Eugene Gene J VanPaemel  2018

Eugene Gene J VanPaemel 2018

Eugene “Gene” J. VanPaemel February 20, 1936-May 28, 2018 Granger-Eugene “Gene” Jones VanPaemel, 82, passed away peacefully on Memorial Day, May 28, 2018 at The Hospice House in South Bend. Surviving family include, his wife, Mary Ann (Gerstbauer) VanPaemel; his former wife and mother of his children, Sherry VanPaemel of Elkhart; four daughters, Laura Van Scarborough of Elkhart, Lisa (Vince) DelPrete of Granger, Vanessa (Brian) Jondle of Osceola, Dana VanPaemel (Scott Parrish) of Osceola and Tracy Bacon (Thomas Zuber) of Osceola, whom Gene considered to be “like a daughter”; ten grandchildren, Gabrielle (Nate) Leeper, Nino DelPrete, Angelo DelPrete, Paolo DelPrete, Mateo DelPrete and Jenaro DelPrete, Dominic Oletti, Lucas Oletti, Ben Jondle and Annie Jondle; one great-granddaughter, Ava Rose Jondle. Gene was a member of St. Thomas the Apostle Catholic Church in Elkhart and previously a member of St. Bavo Catholic Church in Mishawaka. Gene was born on February 20, 1936, in Mishawaka as the only child to the late George and Josephine (Tordi) VanPaemel. While growing up on the west end of Mishawaka, Gene loved following the (Brooklyn) Dodgers, as well as playing baseball and basketball. To earn some extra money, he would work at his father’s gas station. He also had an interest in music. At a young age, Gene showed a real passion for singing and would often sing along with recordings by the many great opera singers of that time. After finding a vocal coach, Gene’s parents purchased a used accordion from a family member which, after taking private lessons, he discovered he could use to accompany himself while singing. It was becoming apparent that Gene had a real musical talent and although he may not have realized it at that time, he had found his calling in life. He entered and won several local and regional talent competitions, both as a vocalist and as an accordionist, earning him a scholarship to study the accordion in Chicago, IL. As a teenager, he started playing his accordion and singing with local bands. Most of the band members were considerably older and more experienced than Gene, but he was a quick learner. He would eventually start his own band using the stage name “Gene Van”, which he would continue to use throughout his professional music and business careers. After graduating from Mishawaka High School in 1954, Gene enlisted in the U.S. Navy. While serving his tour of duty, Gene performed with the U.S. Navy Band Special Services entertaining the many troops here in the United States, as well as throughout the ports of Europe. Upon returning home after serving two years, Gene married his high school sweetheart, Sharon “Sherry” Pirka. Together they raised their four beautiful daughters, Laura, Lisa, Vanessa and Dana. Gene introduced his love and appreciation of music and all it had to offer to each of his girls. As musicians, they made him a proud father. As daughters, they were truly his greatest accomplishment in life. In 1958, Gene started his own small business in Mishawaka-the Gene Van Accordion Studio, later to be called the Gene Van Conservatory of Music, which he would own and operate for the next 50 years. During the course of those years, Gene introduced hundreds of young (and some not so young) individuals to the world of music using the piano accordion as the principal instrument. Though many of his students would go on to pursue musical careers, this was not his primary objective. Gene believed that music was an excellent tool to build character, discipline, and self-confidence in young individuals, as well as providing a wholesome outlet for socializing and having fun while doing so. He felt so strongly about this concept that he approached the superintendent of schools for the Fort Wayne-South Bend Catholic Diocese in 1972 with a proposal making basic music education a mandatory part of the curriculum for grades 2-5 in all schools within the diocese. Gene’s proposal was accepted and he served as the diocesan coordinator of music from 1972 to 1974. Since the early 1960’s, Gene’s students and groups have won countless honors in state, regional and national competitions with their travels taking them to numerous major cities throughout the country, in addition to various guest performances and venues such as Soldier’s Field in Chicago, Marquette University in Milwaukee, Hershey Park in Pennsylvania, Six Flags Over St. Louis, Copley Square in Boston, and Carnegie Hall in New York City, to name a few. While the competitions taught the students about setting goals and working hard to achieve those goals, it was the countless local performances and activities that gave them an insight as to what “community” was all about. Whether it was decorating and performing on a float for a local parade, entertaining residents at a local nursing home or retirement facility, performing in a non-stop musical marathon to raise money at a local mall, performing at a local or state university, appearing on a local television program, or being the featured attraction at a local cultural event such as “Carnival for the Arts”, it was those experiences and relationships that were forged that would forever leave lasting, unforgettable impressions with these individuals. In recent years, Gene and his accordion orchestra have devoted their time and musical talents to performing benefit concerts raising funds for local charities. There is a brick in Kate’s Garden in Mishawaka’s Lincoln Park engraved with Gene’s name commemorating 50 years of teaching (as of 2008) and honoring his many accomplishments as a teacher and the contributions that he has made to the many lives that he has touched through his teaching. Gene was an outstanding accordionist, vocalist, composer and arranger, devoted teacher, incredible motivator, forever friend and tireless advocate for the instrument that he loved so much-the accordion. Gene’s family wishes to thank the many healthcare professionals who provided Gene with such excellent care during this past year, especially the staff in the Medical Renal Department at St. Joseph Regional Medical Center, Center for Hospice Care and Hospice House in South Bend, who all provided care during the final weeks and days. Visitation will be on Thursday, May 31 from 4 to 8 p.m. in Hahn Funeral Home, 505 W. 8th Street, Mishawaka with a Vigil service at 4:30 p.m. A Mass of Christian Burial will be on Friday, June 1 at 11 a.m., with visitation one hour prior, at St. Thomas the Apostle Catholic Church, 1405 North Main Street, Elkhart, with graveside services and burial following at Fairview Cemetery, Mishawaka where Military Rites will be conducted by VFW Post 360/American Legion 151 Burial Team. In lieu of flowers, Memorial contributions may be made to Hospice Foundation Supporting Center for Hospice Care: South Bend-Elkhart-Plymouth, 501 Comfort Place, Mishawaka, IN 46545. To leave the family an online condolence, please visit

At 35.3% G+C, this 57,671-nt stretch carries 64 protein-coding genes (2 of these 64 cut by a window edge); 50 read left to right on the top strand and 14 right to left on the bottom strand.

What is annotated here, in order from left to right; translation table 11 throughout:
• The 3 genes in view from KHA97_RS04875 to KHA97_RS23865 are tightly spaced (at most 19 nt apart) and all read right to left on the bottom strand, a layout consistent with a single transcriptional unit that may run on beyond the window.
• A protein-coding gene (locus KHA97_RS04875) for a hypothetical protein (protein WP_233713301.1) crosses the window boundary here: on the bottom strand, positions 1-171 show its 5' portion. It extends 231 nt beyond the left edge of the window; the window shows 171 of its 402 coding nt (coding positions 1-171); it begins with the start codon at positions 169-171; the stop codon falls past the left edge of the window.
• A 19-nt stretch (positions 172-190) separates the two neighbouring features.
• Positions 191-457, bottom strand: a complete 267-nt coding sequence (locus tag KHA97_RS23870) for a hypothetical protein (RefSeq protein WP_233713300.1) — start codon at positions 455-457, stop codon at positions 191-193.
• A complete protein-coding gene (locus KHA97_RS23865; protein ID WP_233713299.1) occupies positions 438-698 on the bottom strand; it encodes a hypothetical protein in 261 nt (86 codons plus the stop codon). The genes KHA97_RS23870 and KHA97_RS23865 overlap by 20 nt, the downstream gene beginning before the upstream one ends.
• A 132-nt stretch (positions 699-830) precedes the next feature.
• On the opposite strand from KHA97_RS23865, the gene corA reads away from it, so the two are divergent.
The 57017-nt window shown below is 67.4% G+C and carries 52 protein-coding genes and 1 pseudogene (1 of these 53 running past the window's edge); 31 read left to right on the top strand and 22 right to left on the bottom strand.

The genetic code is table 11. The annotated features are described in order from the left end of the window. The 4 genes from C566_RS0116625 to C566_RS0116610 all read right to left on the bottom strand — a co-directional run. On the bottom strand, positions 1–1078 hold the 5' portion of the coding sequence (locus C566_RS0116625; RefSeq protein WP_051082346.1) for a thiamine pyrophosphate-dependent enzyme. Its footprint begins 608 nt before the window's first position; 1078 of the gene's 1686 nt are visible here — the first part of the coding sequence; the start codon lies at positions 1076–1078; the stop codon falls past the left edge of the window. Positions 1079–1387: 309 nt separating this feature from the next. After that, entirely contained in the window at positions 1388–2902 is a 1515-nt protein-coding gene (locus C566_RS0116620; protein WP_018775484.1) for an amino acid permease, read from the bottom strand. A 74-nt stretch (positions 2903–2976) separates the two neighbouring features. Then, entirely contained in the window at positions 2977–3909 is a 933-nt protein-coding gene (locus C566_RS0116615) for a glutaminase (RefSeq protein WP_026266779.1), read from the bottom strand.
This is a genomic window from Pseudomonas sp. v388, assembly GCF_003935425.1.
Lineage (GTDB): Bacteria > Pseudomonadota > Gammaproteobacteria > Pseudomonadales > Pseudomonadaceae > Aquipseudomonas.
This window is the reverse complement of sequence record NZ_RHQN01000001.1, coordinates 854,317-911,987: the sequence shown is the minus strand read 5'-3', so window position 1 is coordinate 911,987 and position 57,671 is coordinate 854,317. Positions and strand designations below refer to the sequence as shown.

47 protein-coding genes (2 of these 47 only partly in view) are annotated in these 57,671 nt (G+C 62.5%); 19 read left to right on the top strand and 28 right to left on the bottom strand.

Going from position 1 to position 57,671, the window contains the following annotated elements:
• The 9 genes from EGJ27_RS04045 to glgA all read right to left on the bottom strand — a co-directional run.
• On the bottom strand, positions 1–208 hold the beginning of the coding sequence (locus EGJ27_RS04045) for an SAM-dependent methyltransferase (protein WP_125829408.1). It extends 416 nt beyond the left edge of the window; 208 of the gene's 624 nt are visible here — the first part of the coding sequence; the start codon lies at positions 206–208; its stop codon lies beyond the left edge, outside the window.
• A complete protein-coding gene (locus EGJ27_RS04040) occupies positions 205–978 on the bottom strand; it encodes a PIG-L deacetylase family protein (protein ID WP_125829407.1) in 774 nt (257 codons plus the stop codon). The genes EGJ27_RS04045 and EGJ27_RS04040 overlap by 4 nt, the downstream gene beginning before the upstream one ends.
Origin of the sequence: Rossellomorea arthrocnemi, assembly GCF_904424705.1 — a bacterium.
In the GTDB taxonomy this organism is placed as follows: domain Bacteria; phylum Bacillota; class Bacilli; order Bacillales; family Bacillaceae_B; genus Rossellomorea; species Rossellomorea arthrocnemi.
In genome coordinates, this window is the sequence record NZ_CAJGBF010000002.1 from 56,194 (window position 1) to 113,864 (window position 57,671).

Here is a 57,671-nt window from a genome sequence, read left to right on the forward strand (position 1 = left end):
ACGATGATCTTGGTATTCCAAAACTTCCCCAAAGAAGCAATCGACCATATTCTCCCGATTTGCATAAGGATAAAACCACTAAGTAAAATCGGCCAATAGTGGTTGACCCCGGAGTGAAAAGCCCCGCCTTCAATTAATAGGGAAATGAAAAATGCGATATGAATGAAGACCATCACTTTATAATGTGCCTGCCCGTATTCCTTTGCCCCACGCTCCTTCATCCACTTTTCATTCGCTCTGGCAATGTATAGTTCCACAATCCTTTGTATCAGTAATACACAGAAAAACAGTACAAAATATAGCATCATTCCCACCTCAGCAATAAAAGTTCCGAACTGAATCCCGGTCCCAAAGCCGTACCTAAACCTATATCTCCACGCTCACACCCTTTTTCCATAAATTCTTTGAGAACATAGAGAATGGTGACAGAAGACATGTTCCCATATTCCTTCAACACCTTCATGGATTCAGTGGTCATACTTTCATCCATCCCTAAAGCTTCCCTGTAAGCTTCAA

Our most sincere sympathies to the family and friends of Eugene Gene J VanPaemel 2018. Hahn Funeral Home

Death notice for the town of: Mishawaka, state: Indiana

death notice Eugene Gene J VanPaemel 2018

obituary notice Eugene Gene J VanPaemel 2018

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Sympathies message

  1. At the passing of Gene Van Paemel. My dear friend, business associate, fellow accordionist and instructor,and entertainer. It is with a great sense of loss I feel in discovering your passing. We first met in Michigan City at the International Friendship Garden’s sponsored Accordion contests.. I was a contestant competing in the AA class accordion competition, and you were a teacher having Accordion student(s) in the same competition. As our careers advanced individually, we had the pleasure of working together once again at the former Wade Music Company, located at 4033 South Michigan Street, in South Bend.
    You formed a band of your own named the Gene Van Trio, and successfully played several night clubs throughout the City, while simultaneously enjoying great success as an instructor of many Accordion students. i continued with the triple Ted Mack Show win then also began private instruction in the ’60s, and that is where we had our second meeting. I have great respect for you and will always remember you as a fine gentlemen and a great, dedicated Accordionist, singer, instructor and Symphony director.. Your students carry on your legacy, with fine style! Till we meet again, my dear friend. Blessings.